Friday, December 25, 2009

Should I Develop for iPhones or Android?

Trying to shake off some programming rust, my goal for the winter break is to improve my mobile application programming skills, or, in other words, creating and selling apps for cell phones. Where to start?

First, which platform should I use? Creating apps for the iPhone is my preference, but, as I've ranted about before, Apple requires me to own a Mac (which I don't have). It's obnoxious. Meanwhile, Google's Android doesn't require anything, and that's quite a selling point.

Second, looking a few steps down the line, when I eventually want to sell my app, Apple's App Store requires a $100 registration fee, whereas the Android Market only asks for $25. Both companies take a 30% cut from sales, but Apple won't pay you anything until you break the $250 threshold, whereas Google has a $1-earned minimum. Additionally, employees at Apple have to approve all apps before they get posted in the store, and this has been a nightmare for some developers, since Apple often rejects apps without giving any explanation as to why.

Third, from a programming perspective, iPhone apps require that they be coded in the language of Objective-C. Meanwhile, Android apps can be coded in either Java, PHP, C/C++, or several other languages. Thus, no need to reinvent the wheel - you can just go with what's already your area of expertise. For a more detailed technical comparison, I recommend reading Green's Opinion.

All things considered, I'm going with Android.
  

34 Comments:

At 1:48 PM, Blogger Howard Kam III said...

That would seem more the wiser choice considering that the Android OS is expanding on several carriers, the core operating system is open-source, and Google has less restrictive measures than Apple.

Although I could be biased as I am an impassioned Android fan.

 
At 2:05 PM, Blogger Rob Domanski said...

That was my conclusion as well, Howard, and since I've begun with Android programming, I've found it delightfully simple and hassle-free.

Decision affirmed. (Although final judgment is reserved until we see how the apps perform in the Android Market).

 
At 2:12 PM, Blogger slughapp1 said...

It depends. Do you want to be told what programs you can write, and still might be told no you broke the rules we just made up and didn't tell you. If you secretly want to spend much more money for that special glowing apple on the back of your screen. If so go with apple.

If you want to write what you want. Go with Android.

 
At 3:03 PM, Anonymous Anonymous said...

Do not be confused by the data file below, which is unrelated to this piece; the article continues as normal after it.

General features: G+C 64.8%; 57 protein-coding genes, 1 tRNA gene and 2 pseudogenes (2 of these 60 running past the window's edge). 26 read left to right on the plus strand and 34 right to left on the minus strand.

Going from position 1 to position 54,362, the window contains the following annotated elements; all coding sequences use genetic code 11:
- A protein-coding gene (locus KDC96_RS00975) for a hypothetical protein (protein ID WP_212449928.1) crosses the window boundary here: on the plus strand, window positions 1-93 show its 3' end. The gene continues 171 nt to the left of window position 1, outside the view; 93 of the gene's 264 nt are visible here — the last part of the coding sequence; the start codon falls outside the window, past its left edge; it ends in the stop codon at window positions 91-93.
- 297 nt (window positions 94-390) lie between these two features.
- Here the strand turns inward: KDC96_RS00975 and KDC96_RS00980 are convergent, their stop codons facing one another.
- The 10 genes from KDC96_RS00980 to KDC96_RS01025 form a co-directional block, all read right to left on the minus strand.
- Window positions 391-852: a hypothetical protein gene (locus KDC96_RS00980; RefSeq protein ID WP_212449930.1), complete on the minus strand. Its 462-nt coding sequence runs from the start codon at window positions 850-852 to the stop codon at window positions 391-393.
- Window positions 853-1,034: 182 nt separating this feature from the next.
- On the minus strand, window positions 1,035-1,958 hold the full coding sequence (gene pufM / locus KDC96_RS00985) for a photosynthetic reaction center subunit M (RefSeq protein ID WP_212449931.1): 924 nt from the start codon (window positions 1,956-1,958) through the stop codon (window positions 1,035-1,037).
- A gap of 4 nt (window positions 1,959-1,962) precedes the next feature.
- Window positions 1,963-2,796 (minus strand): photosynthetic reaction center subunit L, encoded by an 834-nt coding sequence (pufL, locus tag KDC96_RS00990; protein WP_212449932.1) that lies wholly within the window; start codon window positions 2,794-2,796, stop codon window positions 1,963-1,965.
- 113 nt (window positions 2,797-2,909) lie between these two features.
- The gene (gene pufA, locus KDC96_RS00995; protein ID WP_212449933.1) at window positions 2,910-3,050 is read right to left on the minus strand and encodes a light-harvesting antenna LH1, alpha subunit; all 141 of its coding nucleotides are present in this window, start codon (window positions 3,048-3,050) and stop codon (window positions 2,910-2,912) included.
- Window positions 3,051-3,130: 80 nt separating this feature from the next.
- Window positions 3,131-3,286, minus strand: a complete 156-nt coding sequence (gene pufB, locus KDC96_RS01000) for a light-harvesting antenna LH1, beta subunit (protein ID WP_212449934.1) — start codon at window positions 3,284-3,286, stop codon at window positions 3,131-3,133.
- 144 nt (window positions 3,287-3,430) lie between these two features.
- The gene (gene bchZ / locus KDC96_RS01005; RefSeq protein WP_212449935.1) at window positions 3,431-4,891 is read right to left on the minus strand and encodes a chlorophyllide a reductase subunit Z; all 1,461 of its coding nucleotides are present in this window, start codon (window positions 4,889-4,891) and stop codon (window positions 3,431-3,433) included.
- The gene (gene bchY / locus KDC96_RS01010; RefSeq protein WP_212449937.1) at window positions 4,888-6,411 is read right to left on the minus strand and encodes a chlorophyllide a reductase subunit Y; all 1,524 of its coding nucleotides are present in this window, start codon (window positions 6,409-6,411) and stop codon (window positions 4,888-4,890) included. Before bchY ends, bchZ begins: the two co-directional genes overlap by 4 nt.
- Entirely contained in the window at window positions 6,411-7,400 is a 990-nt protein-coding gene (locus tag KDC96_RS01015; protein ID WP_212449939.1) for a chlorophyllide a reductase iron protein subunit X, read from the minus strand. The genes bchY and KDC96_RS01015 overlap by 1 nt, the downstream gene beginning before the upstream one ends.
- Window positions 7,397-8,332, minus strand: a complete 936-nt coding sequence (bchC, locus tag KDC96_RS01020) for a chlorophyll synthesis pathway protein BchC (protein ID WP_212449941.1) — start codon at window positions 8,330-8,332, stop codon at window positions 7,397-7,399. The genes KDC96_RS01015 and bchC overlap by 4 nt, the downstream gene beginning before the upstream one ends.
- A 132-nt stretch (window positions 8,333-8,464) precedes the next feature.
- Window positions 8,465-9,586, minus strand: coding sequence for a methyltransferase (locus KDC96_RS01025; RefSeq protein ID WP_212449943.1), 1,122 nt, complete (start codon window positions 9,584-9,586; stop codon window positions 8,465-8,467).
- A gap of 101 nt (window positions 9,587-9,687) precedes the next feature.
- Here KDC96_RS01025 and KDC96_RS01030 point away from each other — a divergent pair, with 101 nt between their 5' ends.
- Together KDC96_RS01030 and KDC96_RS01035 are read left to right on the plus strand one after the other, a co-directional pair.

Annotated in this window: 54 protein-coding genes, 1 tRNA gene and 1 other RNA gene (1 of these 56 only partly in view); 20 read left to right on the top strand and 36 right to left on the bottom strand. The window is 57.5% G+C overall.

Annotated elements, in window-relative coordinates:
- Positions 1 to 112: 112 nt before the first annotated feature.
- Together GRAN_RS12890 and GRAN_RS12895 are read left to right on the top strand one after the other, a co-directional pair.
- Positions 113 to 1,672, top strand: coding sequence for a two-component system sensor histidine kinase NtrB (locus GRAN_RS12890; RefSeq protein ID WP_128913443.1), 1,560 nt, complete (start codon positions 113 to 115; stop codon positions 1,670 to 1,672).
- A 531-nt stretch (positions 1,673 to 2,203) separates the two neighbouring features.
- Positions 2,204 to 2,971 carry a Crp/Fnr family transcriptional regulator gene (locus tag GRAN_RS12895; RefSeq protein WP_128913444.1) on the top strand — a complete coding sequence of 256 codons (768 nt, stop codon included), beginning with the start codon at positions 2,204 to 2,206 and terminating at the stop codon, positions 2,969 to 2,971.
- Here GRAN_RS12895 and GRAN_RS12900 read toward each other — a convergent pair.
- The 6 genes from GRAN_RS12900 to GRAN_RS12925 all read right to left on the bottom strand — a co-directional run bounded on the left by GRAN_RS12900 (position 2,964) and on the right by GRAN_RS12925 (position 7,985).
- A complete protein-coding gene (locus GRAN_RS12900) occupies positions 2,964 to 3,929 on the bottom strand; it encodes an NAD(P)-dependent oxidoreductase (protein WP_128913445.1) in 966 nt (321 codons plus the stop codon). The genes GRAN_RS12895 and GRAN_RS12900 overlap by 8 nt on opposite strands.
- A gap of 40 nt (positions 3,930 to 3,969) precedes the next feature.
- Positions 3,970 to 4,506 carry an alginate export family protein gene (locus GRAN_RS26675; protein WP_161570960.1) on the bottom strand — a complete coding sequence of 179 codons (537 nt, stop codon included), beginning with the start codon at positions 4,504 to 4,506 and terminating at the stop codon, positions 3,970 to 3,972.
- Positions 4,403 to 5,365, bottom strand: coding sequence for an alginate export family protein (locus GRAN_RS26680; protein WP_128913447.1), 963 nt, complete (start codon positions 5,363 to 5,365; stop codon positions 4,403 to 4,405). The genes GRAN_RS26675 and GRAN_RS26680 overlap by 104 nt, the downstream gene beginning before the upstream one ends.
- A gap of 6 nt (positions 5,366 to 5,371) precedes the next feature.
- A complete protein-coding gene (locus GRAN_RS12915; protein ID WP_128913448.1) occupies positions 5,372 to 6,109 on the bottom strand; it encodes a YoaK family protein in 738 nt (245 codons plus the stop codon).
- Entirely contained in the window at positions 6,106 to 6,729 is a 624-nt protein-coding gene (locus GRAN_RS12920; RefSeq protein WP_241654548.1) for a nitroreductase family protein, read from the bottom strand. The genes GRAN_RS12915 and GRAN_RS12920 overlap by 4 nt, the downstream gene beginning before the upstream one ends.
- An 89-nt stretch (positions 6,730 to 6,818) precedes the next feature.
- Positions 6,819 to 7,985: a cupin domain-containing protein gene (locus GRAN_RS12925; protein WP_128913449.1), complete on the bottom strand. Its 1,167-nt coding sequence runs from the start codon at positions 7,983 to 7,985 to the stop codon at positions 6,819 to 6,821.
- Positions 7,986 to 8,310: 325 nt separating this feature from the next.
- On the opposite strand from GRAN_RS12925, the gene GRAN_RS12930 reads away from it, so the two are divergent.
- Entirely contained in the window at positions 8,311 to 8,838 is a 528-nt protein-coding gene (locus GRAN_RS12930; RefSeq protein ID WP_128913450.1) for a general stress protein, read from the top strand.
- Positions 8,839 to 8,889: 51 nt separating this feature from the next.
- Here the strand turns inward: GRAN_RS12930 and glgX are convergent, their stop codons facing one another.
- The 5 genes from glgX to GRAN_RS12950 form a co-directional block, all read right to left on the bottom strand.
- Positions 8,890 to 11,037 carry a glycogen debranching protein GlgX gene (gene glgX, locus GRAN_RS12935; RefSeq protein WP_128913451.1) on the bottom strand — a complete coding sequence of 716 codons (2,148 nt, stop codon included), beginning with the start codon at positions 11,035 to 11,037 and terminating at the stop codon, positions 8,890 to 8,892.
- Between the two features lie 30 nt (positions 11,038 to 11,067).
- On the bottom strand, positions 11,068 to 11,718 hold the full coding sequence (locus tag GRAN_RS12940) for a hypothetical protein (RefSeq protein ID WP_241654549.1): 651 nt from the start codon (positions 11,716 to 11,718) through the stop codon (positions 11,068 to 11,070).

I started this very day.
And now have an application on Android Market. Very satisfying.

 
At 3:10 PM, Anonymous Ben Gotow said...

I've developed apps for both platforms, and I feel like you may be missing a big selling point of Apple's platform here. The App Store has millions upon millions of paying customers who eagerly download apps. While the Android Marketplace has been expanding as more Android phones become available, those customers haven't shown that they are willing to pay for software. iPhone users are less tech savvy than Android users, but surveys have shown that almost 80% of them _purchase_ apps off the App Store.

You bring up some great points here, but if you're going to pour your heart and soul into an app it's worth considering your audience! Android programming may be "hassle-free", but in my experience, it's far, far less profitable. Google may take a smaller chunk of your profits, but how much revenue is there to begin with?

I write graphics-intensive painting apps for the iPhone, and I should add that it has been very challenging bringing my apps to Android because the hardware specifications of Android phones vary widely. You can write an app once that will work on every iPhone/iPod Touch device ever made - you don't even need to test on the different devices. On the other hand, it's pretty tough to get an intense, resource-consuming app to run on even a handful of Android phones. Be warned :-)

 
At 3:17 PM, Blogger t said...

Both!

 
At 3:21 PM, Blogger Sammy said...

Why not code for the apple platform and port to android. yes, it's objective C, but the foundation is C. Just make sure to use all user created content so apple doesn't bitch.

 
At 3:23 PM, Blogger Robert said...

I don't disagree with anything you've said however I would point out the following.

1) You've got to consider that it's not just the iphone out there it's also the itouch, combined they have a titanic userbase. Which leads me to..

2) Iphone/itouch users are conditioned to actually buy and pay for stuff. I am life long believer in not paying for anything if I can get away with it but I regularly use itunes on my itouch because it's so incredibly convenient. There is some real value in this.

3) Objective-c is actually quite a nice language, if you've programmed in c or c++ before you'll have no problems picking it up. You can port your favourite c libraries fairly easily and the amount of support/tutorials out there for iphone dev is *huge*.

4) I don't know anyone who owns a droid phone, I know 4 people who have an itouch and 3 people with iphones.

My major stumbling block with iphone was having to have a mac to program for it. I solved this by buying a mac mini, getting familiar with mac osx then getting a hacked up version installed on my wintel laptop. Sold mac mini on ebay, problem solved.